Soybean and corn disease update
Some products are being marketed for Goss's wilt control; however, Byamukama said there is insufficient data in the region on the efficacies of these products.
Holcus spot, another bacterial disease was seen in one corn field in Brown County, the same field also had Goss's wilt. Holcus spot is caused by a different bacteria, Psedomonus syringae pv. sringae. Holcus spot is a rare disease and even when it occurs, seldom will it cause yield loss. Byamukama explained that the pathogen also survives on residues and is favored by rainy and windy weather early in the season.
Common smut and rust
Common smut on corn leaves was seen in a few fields that had hail damage in the northeast counties. The fungal pathogen infects young, actively growing parts usually through wounds and forms galls. The fungus survives on crop debris or soil and can remain viable for several years. If the spores land on the silk, the fungus will infect the developing kernels resulting in galls on ears.
"Most corn hybrids have good resistance to common smut, however, corn on corn, no-till, and hail damage conditions may increase the risk for common smut infection on leaves," Byamukama said.
Another disease beginning to develop on corn is common rust. Several fields scouted had trace levels of this rust developing.
"This disease rarely develops to high levels to cause yield loss because most hybrids have good tolerance to this pathogen. The common rust pathogen does not survive in South Dakota; the spores are blown in from the southern states in spring. . Therefore residue management or crop rotation will not affect common rust or any other rust disease, for that matter", he said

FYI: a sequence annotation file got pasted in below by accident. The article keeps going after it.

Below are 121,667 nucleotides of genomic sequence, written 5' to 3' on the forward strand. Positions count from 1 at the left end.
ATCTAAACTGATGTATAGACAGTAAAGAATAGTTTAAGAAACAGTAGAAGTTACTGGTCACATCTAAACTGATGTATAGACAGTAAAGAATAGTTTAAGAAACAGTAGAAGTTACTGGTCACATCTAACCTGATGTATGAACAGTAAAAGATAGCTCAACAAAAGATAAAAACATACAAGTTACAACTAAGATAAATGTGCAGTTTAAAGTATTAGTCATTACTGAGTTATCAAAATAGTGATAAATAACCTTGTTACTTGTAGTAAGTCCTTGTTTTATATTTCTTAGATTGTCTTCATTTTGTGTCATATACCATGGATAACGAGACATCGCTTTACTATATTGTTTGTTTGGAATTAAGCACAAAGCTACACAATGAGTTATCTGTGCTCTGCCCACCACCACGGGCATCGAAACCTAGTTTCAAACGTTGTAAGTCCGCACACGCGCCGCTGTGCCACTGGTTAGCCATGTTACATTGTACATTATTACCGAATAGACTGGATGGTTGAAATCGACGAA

If growers plan to apply fungicide, Byamukama said a general note on fungicide application on corn is that several research reports show that increase in yield from fungicide application happens when disease severity on flag leaf at R5 is greater than 5 percent. He encourages growers to review a publication published by Iowa State University, at see: http://www.extension.iastate.edu/CropNews/2010/0706muellerandrobertson.htm
"Most of the corn scouted across the state looked very clean with no disease developing. Corn following corn or corn on no-till may have an elevated risk for significant disease to develop, depending upon the cultivar planted and weather conditions," he said. "Applying a fungicide at tasseling in this case may be beneficial."
The corn plant pathology working group published a list of fungicides that are effective for several fungal pathogens on corn. This table can be found here: http://www.uky.edu/Ag/GrainCrops/Briefs/CDWGCornFungicideEfficacy_Table_2013_FINAL.pdf
Byamukama said fungicide application should be done when all corn has fully tasseled to avoid arrested ear syndrome, a physiological disorder that is caused by nonionic surfactant (NIS) fungicide additives when applied before tasseling. To learn more about this visit, www.extension.purdue.edu/extmedia/BP/BP-85-W.pdf.